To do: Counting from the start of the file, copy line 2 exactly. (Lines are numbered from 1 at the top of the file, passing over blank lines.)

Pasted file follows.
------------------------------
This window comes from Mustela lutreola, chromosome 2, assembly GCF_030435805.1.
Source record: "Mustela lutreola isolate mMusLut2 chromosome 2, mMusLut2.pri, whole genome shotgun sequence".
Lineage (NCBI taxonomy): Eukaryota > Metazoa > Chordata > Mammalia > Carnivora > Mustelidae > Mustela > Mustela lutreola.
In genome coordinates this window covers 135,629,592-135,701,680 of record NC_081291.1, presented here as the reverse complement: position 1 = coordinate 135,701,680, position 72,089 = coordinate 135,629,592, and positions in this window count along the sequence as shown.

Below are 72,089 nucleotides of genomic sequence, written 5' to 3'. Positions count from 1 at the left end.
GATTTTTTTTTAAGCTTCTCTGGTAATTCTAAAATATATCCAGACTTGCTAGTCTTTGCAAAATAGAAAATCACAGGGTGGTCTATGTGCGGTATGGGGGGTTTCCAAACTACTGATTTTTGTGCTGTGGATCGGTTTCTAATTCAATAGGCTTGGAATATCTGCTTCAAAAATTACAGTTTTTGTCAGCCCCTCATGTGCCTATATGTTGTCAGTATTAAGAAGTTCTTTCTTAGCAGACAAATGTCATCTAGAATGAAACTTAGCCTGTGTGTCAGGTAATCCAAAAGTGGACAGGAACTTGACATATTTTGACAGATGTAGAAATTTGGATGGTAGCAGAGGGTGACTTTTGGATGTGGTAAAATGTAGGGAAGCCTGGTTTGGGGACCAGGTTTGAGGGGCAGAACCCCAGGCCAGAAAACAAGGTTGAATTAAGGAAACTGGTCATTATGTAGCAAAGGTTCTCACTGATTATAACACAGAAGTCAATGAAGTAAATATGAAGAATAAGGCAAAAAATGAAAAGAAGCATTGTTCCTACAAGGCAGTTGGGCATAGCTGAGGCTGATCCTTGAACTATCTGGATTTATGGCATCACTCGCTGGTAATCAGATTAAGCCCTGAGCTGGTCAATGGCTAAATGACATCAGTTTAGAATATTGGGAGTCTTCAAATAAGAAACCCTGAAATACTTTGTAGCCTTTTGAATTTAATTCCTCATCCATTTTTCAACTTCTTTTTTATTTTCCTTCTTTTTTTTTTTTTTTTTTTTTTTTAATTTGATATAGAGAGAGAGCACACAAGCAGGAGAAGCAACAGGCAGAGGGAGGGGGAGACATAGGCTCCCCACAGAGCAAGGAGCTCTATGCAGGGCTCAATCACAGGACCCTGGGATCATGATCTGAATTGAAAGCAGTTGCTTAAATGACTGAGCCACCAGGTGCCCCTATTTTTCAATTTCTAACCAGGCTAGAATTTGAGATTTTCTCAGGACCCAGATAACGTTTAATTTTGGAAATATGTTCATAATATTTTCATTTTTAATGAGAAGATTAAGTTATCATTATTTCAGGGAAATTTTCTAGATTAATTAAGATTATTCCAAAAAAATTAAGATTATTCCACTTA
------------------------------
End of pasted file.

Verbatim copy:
Source record: "Mustela lutreola isolate mMusLut2 chromosome 2, mMusLut2.pri, whole genome shotgun sequence".